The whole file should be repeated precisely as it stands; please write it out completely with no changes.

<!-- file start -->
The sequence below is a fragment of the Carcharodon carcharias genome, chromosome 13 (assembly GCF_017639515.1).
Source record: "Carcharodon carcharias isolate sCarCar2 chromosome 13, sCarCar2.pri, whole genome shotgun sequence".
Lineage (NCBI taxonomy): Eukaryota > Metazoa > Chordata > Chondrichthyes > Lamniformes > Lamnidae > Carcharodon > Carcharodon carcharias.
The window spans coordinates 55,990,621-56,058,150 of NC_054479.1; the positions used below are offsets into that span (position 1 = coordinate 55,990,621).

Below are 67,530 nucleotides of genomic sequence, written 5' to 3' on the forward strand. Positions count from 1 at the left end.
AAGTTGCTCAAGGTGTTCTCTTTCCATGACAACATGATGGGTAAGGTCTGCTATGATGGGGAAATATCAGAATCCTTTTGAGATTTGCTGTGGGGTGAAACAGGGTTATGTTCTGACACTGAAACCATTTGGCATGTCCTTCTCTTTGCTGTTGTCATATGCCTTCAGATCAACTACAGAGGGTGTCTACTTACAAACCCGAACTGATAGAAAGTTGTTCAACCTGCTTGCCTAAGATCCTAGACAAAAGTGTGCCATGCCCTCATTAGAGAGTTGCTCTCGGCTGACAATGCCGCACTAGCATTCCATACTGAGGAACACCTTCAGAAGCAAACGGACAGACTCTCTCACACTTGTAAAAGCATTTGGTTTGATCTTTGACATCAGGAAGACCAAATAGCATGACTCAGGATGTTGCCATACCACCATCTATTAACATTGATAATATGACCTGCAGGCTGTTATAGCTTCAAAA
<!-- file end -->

The sequence below is a fragment of the Carcharodon carcharias genome, chromosome 13 (assembly GCF_017639515.1).
Source record: "Carcharodon carcharias isolate sCarCar2 chromosome 13, sCarCar2.pri, whole genome shotgun sequence".
Lineage (NCBI taxonomy): Eukaryota > Metazoa > Chordata > Chondrichthyes > Lamniformes > Lamnidae > Carcharodon > Carcharodon carcharias.
The window spans coordinates 55,990,621-56,058,150 of NC_054479.1; the positions used below are offsets into that span (position 1 = coordinate 55,990,621).

Below are 67,530 nucleotides of genomic sequence, written 5' to 3' on the forward strand. Positions count from 1 at the left end.
AAGTTGCTCAAGGTGTTCTCTTTCCATGACAACATGATGGGTAAGGTCTGCTATGATGGGGAAATATCAGAATCCTTTTGAGATTTGCTGTGGGGTGAAACAGGGTTATGTTCTGACACTGAAACCATTTGGCATGTCCTTCTCTTTGCTGTTGTCATATGCCTTCAGATCAACTACAGAGGGTGTCTACTTACAAACCCGAACTGATAGAAAGTTGTTCAACCTGCTTGCCTAAGATCCTAGACAAAAGTGTGCCATGCCCTCATTAGAGAGTTGCTCTCGGCTGACAATGCCGCACTAGCATTCCATACTGAGGAACACCTTCAGAAGCAAACGGACAGACTCTCTCACACTTGTAAAAGCATTTGGTTTGATCTTTGACATCAGGAAGACCAAATAGCATGACTCAGGATGTTGCCATACCACCATCTATTAACATTGATAATATGACCTGCAGGCTGTTATAGCTTCAAAA